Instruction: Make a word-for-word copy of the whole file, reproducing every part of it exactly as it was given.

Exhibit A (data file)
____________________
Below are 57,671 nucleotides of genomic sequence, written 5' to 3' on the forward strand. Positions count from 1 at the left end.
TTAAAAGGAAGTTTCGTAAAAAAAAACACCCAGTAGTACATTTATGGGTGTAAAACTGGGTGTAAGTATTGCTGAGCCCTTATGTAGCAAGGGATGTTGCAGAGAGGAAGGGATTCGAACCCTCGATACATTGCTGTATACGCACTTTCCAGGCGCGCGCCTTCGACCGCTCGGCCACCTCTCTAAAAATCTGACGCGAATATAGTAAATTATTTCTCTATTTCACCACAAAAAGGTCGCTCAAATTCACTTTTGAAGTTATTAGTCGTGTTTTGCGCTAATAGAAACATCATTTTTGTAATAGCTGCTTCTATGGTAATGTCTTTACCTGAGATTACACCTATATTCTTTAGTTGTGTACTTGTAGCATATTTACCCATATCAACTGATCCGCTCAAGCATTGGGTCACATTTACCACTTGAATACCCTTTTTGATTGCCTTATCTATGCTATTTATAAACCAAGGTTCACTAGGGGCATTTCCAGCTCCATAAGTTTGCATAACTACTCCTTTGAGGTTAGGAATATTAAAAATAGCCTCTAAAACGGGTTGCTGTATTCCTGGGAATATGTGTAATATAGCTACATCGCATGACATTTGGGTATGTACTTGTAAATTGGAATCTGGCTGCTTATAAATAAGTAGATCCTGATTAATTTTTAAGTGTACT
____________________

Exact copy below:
Below are 57,671 nucleotides of genomic sequence, written 5' to 3' on the forward strand. Positions count from 1 at the left end.
TTAAAAGGAAGTTTCGTAAAAAAAAACACCCAGTAGTACATTTATGGGTGTAAAACTGGGTGTAAGTATTGCTGAGCCCTTATGTAGCAAGGGATGTTGCAGAGAGGAAGGGATTCGAACCCTCGATACATTGCTGTATACGCACTTTCCAGGCGCGCGCCTTCGACCGCTCGGCCACCTCTCTAAAAATCTGACGCGAATATAGTAAATTATTTCTCTATTTCACCACAAAAAGGTCGCTCAAATTCACTTTTGAAGTTATTAGTCGTGTTTTGCGCTAATAGAAACATCATTTTTGTAATAGCTGCTTCTATGGTAATGTCTTTACCTGAGATTACACCTATATTCTTTAGTTGTGTACTTGTAGCATATTTACCCATATCAACTGATCCGCTCAAGCATTGGGTCACATTTACCACTTGAATACCCTTTTTGATTGCCTTATCTATGCTATTTATAAACCAAGGTTCACTAGGGGCATTTCCAGCTCCATAAGTTTGCATAACTACTCCTTTGAGGTTAGGAATATTAAAAATAGCCTCTAAAACGGGTTGCTGTATTCCTGGGAATATGTGTAATATAGCTACATCGCATGACATTTGGGTATGTACTTGTAAATTGGAATCTGGCTGCTTATAAATAAGTAGATCCTGATTAATTTTTAAGTGTACT